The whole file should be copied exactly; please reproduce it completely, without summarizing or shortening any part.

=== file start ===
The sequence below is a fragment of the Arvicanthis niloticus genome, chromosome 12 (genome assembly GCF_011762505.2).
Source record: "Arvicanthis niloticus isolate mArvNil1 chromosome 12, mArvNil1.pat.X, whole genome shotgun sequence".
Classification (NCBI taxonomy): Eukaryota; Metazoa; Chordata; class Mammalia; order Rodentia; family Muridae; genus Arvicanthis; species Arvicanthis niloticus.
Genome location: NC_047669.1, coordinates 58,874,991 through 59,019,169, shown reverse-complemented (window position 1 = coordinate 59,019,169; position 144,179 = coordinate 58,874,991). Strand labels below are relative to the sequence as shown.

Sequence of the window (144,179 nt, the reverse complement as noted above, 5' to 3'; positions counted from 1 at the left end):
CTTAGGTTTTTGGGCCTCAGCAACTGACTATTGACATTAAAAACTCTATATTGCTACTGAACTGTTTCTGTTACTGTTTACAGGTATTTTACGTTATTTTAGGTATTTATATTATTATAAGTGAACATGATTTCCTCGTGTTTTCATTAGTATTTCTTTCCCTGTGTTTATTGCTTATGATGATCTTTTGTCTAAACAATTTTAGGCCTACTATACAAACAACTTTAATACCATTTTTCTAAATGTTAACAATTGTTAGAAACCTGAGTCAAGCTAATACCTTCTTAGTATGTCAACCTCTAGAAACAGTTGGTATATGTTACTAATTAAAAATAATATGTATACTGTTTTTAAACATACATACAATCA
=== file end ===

The sequence below is a fragment of the Arvicanthis niloticus genome, chromosome 12 (genome assembly GCF_011762505.2).
Source record: "Arvicanthis niloticus isolate mArvNil1 chromosome 12, mArvNil1.pat.X, whole genome shotgun sequence".
Classification (NCBI taxonomy): Eukaryota; Metazoa; Chordata; class Mammalia; order Rodentia; family Muridae; genus Arvicanthis; species Arvicanthis niloticus.
Genome location: NC_047669.1, coordinates 58,874,991 through 59,019,169, shown reverse-complemented (window position 1 = coordinate 59,019,169; position 144,179 = coordinate 58,874,991). Strand labels below are relative to the sequence as shown.

Sequence of the window (144,179 nt, the reverse complement as noted above, 5' to 3'; positions counted from 1 at the left end):
CTTAGGTTTTTGGGCCTCAGCAACTGACTATTGACATTAAAAACTCTATATTGCTACTGAACTGTTTCTGTTACTGTTTACAGGTATTTTACGTTATTTTAGGTATTTATATTATTATAAGTGAACATGATTTCCTCGTGTTTTCATTAGTATTTCTTTCCCTGTGTTTATTGCTTATGATGATCTTTTGTCTAAACAATTTTAGGCCTACTATACAAACAACTTTAATACCATTTTTCTAAATGTTAACAATTGTTAGAAACCTGAGTCAAGCTAATACCTTCTTAGTATGTCAACCTCTAGAAACAGTTGGTATATGTTACTAATTAAAAATAATATGTATACTGTTTTTAAACATACATACAATCA